Why Tell Stories ?

Discussion in 'Moral Stories' started by Hindu, Feb 21, 2015.

  1. Hindu

    Hindu Member Staff Member

    Why We Tell Stories?
    The real question may be how can one not tell stories? Every conversation is rife with information-packed stories of what the teller has been doing recently. People share stories they have heard from others, retell stories they have read, and even rehash things they have seen on television. Anyone who chooses to formalize this sharing takes on the role of the “storyteller.”

    A storyteller has a repertoire of tales, skill at delivering those tales, and access to an audience. The sharing of stories serves the audience as well as the teller. For the audience, the storytelling event offers a moment of play, a shared experience, a bonding. Participation stories allow listeners to be involved in an artistic event—and, in the hands of a skilled teller, they can play their part very well. Emotionally intense stories bring a group of people closer together in a shared caring. In such a group event, emotions that are not normally allowed to surface are released.

    The most wonderful gift of story is the bonding of a group. Held close under the spell
    of a story, the group breathes as one. The shared experience softens the edges between individuals and brings everyone closer in the warmth of the moment. Together, the members of the group enter a “story trance.” Storytellers benefit, in turn, as they experience the heartwarming feeling of holding the audience’s attention and nurturing the group by sharing a beloved tale.

    Many stories also serve the community in a broader sense. All societies use stories to pass on group values. Wrapped in the sweet pill of an entertaining story, a moral goes down easily. Stories also can be useful tools that allow individuals to chastise or expose negative behaviors without overtly speaking the truth. The Liberian storyteller Won-Ldy Paye related how Anansi spider stories have been used to “say without saying” in front of a chief. If the chief has behaved in a greedy manner, the storyteller shows Anansi in this incorrect behavior. Everyone knows whom the storyteller is talking about.
    A little boy was spending his Saturday morning playing in his sandbox. He had with him his box of cars and trucks, his plastic pail, and a shiny, red plastic shovel. In the process of creating roads and tunnels in the soft sand, he discovered a large rock in the middle of the sandbox.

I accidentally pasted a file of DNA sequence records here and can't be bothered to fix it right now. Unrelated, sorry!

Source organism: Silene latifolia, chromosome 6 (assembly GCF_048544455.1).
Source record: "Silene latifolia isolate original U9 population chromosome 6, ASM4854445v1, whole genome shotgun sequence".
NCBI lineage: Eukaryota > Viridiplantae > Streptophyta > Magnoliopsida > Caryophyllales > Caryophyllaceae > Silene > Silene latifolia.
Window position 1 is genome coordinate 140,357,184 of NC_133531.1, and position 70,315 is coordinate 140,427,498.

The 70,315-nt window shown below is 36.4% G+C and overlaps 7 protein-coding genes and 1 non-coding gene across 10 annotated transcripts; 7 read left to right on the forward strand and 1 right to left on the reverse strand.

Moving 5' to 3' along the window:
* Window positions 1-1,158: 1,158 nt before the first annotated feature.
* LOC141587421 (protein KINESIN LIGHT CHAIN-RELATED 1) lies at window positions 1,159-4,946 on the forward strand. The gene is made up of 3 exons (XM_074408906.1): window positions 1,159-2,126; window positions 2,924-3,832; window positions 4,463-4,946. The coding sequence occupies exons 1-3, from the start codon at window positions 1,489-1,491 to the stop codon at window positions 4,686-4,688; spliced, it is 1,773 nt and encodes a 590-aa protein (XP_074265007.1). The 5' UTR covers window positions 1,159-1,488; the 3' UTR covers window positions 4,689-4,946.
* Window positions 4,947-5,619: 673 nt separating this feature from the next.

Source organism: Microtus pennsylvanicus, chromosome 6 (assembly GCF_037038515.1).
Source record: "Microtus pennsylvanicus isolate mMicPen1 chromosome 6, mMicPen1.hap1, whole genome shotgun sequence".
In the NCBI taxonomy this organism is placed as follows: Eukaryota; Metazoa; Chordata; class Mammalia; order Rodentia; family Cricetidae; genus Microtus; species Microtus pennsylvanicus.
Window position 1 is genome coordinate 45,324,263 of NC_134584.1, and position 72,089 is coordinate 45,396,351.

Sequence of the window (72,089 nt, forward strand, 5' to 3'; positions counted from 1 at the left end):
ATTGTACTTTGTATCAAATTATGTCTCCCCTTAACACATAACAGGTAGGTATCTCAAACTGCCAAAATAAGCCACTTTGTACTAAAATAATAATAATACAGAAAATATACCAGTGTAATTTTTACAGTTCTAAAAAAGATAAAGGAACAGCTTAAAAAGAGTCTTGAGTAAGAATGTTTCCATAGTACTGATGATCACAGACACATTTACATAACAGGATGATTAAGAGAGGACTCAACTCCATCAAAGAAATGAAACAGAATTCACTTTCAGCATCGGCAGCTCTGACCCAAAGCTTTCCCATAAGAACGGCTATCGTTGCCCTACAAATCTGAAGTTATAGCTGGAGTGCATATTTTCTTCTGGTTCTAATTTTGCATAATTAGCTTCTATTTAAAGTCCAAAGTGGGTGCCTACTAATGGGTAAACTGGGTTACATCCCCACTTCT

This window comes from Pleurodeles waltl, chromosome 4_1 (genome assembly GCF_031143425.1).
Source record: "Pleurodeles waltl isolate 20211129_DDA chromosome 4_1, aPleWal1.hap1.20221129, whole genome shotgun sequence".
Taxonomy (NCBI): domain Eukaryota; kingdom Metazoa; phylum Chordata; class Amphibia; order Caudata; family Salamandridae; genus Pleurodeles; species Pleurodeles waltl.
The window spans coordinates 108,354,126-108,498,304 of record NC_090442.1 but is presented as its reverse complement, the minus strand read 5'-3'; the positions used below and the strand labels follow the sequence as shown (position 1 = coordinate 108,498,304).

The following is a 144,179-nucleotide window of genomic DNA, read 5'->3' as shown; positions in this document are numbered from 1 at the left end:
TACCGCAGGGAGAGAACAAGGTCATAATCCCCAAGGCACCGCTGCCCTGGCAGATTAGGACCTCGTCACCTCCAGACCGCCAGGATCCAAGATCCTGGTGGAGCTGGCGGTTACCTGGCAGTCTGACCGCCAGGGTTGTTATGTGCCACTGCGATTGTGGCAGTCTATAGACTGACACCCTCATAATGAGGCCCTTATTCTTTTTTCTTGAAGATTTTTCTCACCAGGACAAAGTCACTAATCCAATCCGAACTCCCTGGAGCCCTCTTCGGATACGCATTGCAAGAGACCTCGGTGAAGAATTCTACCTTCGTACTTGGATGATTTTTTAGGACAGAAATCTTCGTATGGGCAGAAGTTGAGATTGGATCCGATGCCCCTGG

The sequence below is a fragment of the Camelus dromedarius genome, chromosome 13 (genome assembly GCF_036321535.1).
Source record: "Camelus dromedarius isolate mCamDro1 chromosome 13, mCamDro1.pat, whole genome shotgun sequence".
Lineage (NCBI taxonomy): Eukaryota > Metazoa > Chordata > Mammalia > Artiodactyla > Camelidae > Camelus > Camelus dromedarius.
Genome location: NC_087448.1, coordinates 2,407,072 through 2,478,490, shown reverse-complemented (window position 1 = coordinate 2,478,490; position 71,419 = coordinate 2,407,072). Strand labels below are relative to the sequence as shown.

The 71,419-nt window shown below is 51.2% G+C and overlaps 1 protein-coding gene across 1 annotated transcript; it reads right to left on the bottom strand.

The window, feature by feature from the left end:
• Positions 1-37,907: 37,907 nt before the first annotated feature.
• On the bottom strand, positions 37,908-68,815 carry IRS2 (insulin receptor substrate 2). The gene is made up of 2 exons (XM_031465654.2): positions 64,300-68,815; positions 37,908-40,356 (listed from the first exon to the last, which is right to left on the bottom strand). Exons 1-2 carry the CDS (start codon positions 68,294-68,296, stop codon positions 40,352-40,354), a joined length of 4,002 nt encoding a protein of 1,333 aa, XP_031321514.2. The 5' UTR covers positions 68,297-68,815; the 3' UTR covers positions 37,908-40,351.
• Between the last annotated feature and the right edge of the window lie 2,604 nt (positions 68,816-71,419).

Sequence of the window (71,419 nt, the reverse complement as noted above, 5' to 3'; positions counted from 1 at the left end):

The boy dug around the rock, managing to dislodge it from the dirt. With a little bit of struggle, he pushed and nudged the rock across the sandbox by using his feet. (He was a very small boy, and the rock was very large.) When the boy got the rock to the edge of the sandbox however, he found that he couldn't roll it up and over the little wall.

    Determined, the little boy shoved, pushed, and pried, but every time he thought he had made some progress, the rock tipped and then fell back into the sandbox. The little boy grunted, struggled, pushed, & shoved; but his only reward was to have the rock roll back, smashing his chubby fingers.

    Finally he burst into tears of frustration. All this time the boy's father watched from his living room window as the drama unfolded. At the moment the tears fell, a large shadow fell across the boy and the sandbox. It was the boy's father. Gently but firmly he said,

    "Son, why didn't you use all the strength that you had available?"

    Defeated, the boy sobbed back,

    "But I did, Daddy, I did! I used all the strength that I had!"

    "No, son," corrected the father kindly.

    "You didn't use all the strength you had. You didn't ask me."

    With that the father reached down, picked up the rock and removed it from the sandbox.


    Do you have "rocks" in your life that need to be removed? Are you discovering that you don't have what it takes to lift them? There is One who is always available to us and willing to give us the strength we need. Isn't it funny how we try so hard to do things ourselves

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